mouthing off about linux.
© 1998, 2000 Jamie Zawinski <>

The following is part of an interview I did for back in June 1998. One of the questions they asked me was, ``what do you think about Linux?''

Today, I use Linux as my primary OS (on an x86 PC, and on a Thinkpad), and I also use Irix (on an SGI O2.) Linux has improved a great deal since I wrote this, specifically with respect to its ease of installation.

I still use an SGI O2 as my main desktop machine, because it has the best X server ever written: the integration between SGI's X server and SGI's 3D hardware is far better than anything you can accomplish on Linux for any amount of money. Since one of my favorite programming projects is XScreenSaver, having a decent X server is invaluable. I could not do as good a job debugging that program if I didn't have a machine that can let me try out different depths and X visuals without having to restart the server each time. And of course, having blazingly fast 3D support is really nice too. Mostly I use the O2 as an X terminal, however, running my apps on Linux and displaying remotely.

Anyway, the following is what I had to say about Linux back in 1998. Bits and pieces of this article have been quoted out of context in lots of places, so for the record, here it is in its entirety.

What are your views on Linux?

I think Linux is a great thing, because Linux is an alternative to Windows, and because, of all the operating systems that are at all relevant today, Unix is the best of a bad lot.

(Yes, that's right, though I've been living in Unix for more than a decade, I think Unix sucks. Read the ``Unix Hater's Handbook'' if you want to know why. But I'd rather run Unix than Windows or MacOS any day, because Unix sucks less. That doesn't mean it doesn't suck.)

I used Linux exclusively for most of 1995 and 1996, or thereabouts; back then, I found it to be a total nightmare. It took me three weeks to get X to drive my monitor at better than 640x400, even though Windows did 1280x1024x16 without flinching. I spent weeks fighting IRQ conflicts, trying to get PPP working, trying to find a three-button mouse that worked, and all manner of gross indecencies which do not bear mentioning in polite company.

I understand that here in this modern world, things are much better; but at the time, it was the most pathetic computing environment I had ever had the misfortune of being shanghaied into trying to sysadmin.

(And the fact that some of the problems I had were hardware problems did little to make me feel better; regardless, they were problems that were easier to solve under Windows, and problems that I would not have had at all had I been using a hardware/software combo from a ``real'' Unix vendor. I've heard all the apologies and excuses, I know the litany well.)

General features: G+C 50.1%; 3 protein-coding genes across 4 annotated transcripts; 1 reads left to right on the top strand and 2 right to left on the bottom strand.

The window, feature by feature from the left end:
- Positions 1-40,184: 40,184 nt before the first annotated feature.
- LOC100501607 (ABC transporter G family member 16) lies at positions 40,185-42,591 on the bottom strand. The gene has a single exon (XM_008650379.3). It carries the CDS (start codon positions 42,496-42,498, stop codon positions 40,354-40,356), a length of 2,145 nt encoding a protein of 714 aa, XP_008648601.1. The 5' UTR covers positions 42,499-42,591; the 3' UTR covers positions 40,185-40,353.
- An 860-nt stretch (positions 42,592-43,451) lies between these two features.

See, unlike most hackers, I get little joy out of figuring out how to install the latest toy. I don't get much sense of reward from having discovered how to get the Foo card to coexist with the Bar card. As far as I'm concerned, that crap is a solved problem, and not worth revisiting. That's like banging rocks together and being proud that you've re-derived fire from first principles. It's boring.

So finally I talked my boss into getting me an SGI Indy (which I've since replaced with an SGI O2) and life became joyous again. Because SGI actually knows something about building user interfaces, and about making it possible to administer a machine without being a member of the technological priesthood. For but one example, I was able to install and format a new disk on this machine through GUIs, without once having to run ``man'' and try to remember some random arcane command that I last used in 1986.

This is the part where I start getting hate mail from people, and cheerleading messages telling me to take a look at it again, because it's so much better now. I understand. I'll take your word for it. And when the time comes to replace the O2 I have today, maybe my next machine will run Linux. But as we all know, Linux is only free if your time has no value, and I find that my time is better spent doing things other than the endless moving-target-upgrade dance.

Of course, all of the software I write runs on Linux; that's the beauty of standards, and of cross-platform code. I don't have to run your OS, and you don't have to run mine, and we can use the same applications anyway!

I think Linux is a great thing, in the big picture. It's a great hacker's tool, and it has a lot of potential to become something more. I hope that some day it will have evolved to the point where my mom can take home a Linux box, turn it on, and get on with her life without having to become a Unix sysadmin first, and without having to give up on all the ease of use she's come to expect from allegedly less powerful operating systems.

Because, you see, what I want to do is to commoditize the OS. I want to have access to all the applications that I need to do the things that I need to do, regardless. Why should someone have to retrain themselves to use a new application that does the same basic thing as the old application, just because something as trivial as the operating system changed out from under them?

Operating systems matter deeply to programmers, but in the big picture, they're old news. It's all about the network, and the applications that let you get benefit from the network. Using a computer isn't an end in itself, it's merely a means to an end. The focus must always be on the task that the person wants to accomplish, to communicate, to learn, to create, to be entertained. Insofar as the computer itself makes itself known in this process, the computer is an impediment. Do What I Mean! Be humanistic, don't get bogged down in the details.

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